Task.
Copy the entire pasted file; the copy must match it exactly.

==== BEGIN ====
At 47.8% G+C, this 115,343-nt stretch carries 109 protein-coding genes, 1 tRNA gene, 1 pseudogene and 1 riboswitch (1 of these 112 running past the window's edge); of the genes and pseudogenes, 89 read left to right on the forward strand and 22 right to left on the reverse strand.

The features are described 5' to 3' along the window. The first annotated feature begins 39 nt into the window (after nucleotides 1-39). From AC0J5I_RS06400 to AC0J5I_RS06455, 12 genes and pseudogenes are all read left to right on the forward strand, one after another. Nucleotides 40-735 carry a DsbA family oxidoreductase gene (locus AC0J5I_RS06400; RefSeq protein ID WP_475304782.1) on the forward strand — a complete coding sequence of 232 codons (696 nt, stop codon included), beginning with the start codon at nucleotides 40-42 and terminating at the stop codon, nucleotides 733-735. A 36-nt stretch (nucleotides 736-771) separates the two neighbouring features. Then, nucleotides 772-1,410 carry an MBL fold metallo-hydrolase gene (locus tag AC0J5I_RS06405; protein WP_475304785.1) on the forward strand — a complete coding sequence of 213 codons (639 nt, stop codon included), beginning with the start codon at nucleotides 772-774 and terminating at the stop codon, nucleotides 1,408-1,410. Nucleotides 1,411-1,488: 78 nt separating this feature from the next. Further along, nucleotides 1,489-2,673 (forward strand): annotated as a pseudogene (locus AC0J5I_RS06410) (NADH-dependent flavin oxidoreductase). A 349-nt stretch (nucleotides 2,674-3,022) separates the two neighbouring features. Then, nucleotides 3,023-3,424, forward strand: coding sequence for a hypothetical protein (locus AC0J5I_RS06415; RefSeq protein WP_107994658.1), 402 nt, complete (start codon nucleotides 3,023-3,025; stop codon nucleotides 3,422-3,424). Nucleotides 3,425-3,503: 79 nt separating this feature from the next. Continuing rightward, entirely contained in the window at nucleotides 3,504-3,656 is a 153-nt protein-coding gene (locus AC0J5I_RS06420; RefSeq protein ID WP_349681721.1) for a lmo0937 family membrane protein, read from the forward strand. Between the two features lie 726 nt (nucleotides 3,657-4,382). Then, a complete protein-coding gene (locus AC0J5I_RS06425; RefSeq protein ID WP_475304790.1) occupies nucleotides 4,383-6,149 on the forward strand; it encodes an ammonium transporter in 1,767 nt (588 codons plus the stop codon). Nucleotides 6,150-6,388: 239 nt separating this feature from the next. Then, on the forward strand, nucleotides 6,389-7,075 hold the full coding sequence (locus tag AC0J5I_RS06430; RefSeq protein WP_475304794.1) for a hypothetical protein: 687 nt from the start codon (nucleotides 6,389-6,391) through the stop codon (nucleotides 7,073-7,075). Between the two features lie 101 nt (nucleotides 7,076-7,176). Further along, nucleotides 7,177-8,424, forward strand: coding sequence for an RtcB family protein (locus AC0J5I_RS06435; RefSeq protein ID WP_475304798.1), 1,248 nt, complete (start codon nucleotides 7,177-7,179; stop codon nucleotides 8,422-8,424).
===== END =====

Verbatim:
At 47.8% G+C, this 115,343-nt stretch carries 109 protein-coding genes, 1 tRNA gene, 1 pseudogene and 1 riboswitch (1 of these 112 running past the window's edge); of the genes and pseudogenes, 89 read left to right on the forward strand and 22 right to left on the reverse strand.

The features are described 5' to 3' along the window. The first annotated feature begins 39 nt into the window (after nucleotides 1-39). From AC0J5I_RS06400 to AC0J5I_RS06455, 12 genes and pseudogenes are all read left to right on the forward strand, one after another. Nucleotides 40-735 carry a DsbA family oxidoreductase gene (locus AC0J5I_RS06400; RefSeq protein ID WP_475304782.1) on the forward strand — a complete coding sequence of 232 codons (696 nt, stop codon included), beginning with the start codon at nucleotides 40-42 and terminating at the stop codon, nucleotides 733-735. A 36-nt stretch (nucleotides 736-771) separates the two neighbouring features. Then, nucleotides 772-1,410 carry an MBL fold metallo-hydrolase gene (locus tag AC0J5I_RS06405; protein WP_475304785.1) on the forward strand — a complete coding sequence of 213 codons (639 nt, stop codon included), beginning with the start codon at nucleotides 772-774 and terminating at the stop codon, nucleotides 1,408-1,410. Nucleotides 1,411-1,488: 78 nt separating this feature from the next. Further along, nucleotides 1,489-2,673 (forward strand): annotated as a pseudogene (locus AC0J5I_RS06410) (NADH-dependent flavin oxidoreductase). A 349-nt stretch (nucleotides 2,674-3,022) separates the two neighbouring features. Then, nucleotides 3,023-3,424, forward strand: coding sequence for a hypothetical protein (locus AC0J5I_RS06415; RefSeq protein WP_107994658.1), 402 nt, complete (start codon nucleotides 3,023-3,025; stop codon nucleotides 3,422-3,424). Nucleotides 3,425-3,503: 79 nt separating this feature from the next. Continuing rightward, entirely contained in the window at nucleotides 3,504-3,656 is a 153-nt protein-coding gene (locus AC0J5I_RS06420; RefSeq protein ID WP_349681721.1) for a lmo0937 family membrane protein, read from the forward strand. Between the two features lie 726 nt (nucleotides 3,657-4,382). Then, a complete protein-coding gene (locus AC0J5I_RS06425; RefSeq protein ID WP_475304790.1) occupies nucleotides 4,383-6,149 on the forward strand; it encodes an ammonium transporter in 1,767 nt (588 codons plus the stop codon). Nucleotides 6,150-6,388: 239 nt separating this feature from the next. Then, on the forward strand, nucleotides 6,389-7,075 hold the full coding sequence (locus tag AC0J5I_RS06430; RefSeq protein WP_475304794.1) for a hypothetical protein: 687 nt from the start codon (nucleotides 6,389-6,391) through the stop codon (nucleotides 7,073-7,075). Between the two features lie 101 nt (nucleotides 7,076-7,176). Further along, nucleotides 7,177-8,424, forward strand: coding sequence for an RtcB family protein (locus AC0J5I_RS06435; RefSeq protein ID WP_475304798.1), 1,248 nt, complete (start codon nucleotides 7,177-7,179; stop codon nucleotides 8,422-8,424).